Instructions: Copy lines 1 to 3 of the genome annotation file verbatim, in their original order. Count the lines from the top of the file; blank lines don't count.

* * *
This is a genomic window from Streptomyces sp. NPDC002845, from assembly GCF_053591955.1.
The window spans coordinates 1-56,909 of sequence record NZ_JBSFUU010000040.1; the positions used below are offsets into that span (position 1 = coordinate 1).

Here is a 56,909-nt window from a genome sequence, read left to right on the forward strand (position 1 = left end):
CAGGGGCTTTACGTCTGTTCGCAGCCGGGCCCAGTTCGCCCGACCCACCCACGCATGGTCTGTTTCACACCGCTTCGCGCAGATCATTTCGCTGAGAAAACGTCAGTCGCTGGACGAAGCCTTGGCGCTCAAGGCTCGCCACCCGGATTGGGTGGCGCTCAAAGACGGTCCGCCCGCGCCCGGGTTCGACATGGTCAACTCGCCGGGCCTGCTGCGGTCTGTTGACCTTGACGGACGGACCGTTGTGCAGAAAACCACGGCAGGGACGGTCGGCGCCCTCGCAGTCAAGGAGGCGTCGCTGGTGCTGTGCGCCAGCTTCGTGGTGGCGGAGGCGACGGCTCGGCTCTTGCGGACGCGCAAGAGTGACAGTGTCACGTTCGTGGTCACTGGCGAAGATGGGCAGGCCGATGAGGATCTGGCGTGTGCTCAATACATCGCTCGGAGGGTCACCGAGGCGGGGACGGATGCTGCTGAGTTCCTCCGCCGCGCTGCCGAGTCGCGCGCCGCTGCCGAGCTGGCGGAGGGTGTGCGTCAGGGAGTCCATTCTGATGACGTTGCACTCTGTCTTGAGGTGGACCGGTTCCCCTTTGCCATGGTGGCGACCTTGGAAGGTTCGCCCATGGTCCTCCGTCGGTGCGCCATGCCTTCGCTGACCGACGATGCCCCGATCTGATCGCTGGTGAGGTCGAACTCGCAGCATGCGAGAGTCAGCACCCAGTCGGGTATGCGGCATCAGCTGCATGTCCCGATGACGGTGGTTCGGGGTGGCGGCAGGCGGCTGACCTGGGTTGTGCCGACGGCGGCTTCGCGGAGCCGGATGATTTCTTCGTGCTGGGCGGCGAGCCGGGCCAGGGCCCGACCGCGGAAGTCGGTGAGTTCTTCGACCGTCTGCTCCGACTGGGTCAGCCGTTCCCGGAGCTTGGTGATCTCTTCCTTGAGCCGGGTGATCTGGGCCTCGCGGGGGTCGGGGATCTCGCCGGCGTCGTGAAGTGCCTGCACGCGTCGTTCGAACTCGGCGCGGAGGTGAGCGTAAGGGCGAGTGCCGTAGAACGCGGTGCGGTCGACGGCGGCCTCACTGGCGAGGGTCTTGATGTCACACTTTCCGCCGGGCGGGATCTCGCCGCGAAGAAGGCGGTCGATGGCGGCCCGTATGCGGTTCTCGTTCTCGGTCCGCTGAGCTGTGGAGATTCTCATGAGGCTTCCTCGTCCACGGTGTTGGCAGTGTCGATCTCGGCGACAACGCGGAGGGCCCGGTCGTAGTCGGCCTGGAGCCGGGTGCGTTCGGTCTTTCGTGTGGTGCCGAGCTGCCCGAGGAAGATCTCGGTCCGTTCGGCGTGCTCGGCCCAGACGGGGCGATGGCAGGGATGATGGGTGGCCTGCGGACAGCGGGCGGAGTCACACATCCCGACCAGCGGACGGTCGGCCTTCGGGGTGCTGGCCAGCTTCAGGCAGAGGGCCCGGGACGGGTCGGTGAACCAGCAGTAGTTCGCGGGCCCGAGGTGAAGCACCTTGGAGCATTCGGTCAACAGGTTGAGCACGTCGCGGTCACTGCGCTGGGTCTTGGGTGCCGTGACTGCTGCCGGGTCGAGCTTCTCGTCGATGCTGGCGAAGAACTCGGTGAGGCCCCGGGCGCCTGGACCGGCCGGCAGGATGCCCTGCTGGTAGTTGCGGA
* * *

This is a genomic window from Streptomyces sp. NPDC002845, from assembly GCF_053591955.1.
The window spans coordinates 1-56,909 of sequence record NZ_JBSFUU010000040.1; the positions used below are offsets into that span (position 1 = coordinate 1).

Here is a 56,909-nt window from a genome sequence, read left to right on the forward strand (position 1 = left end):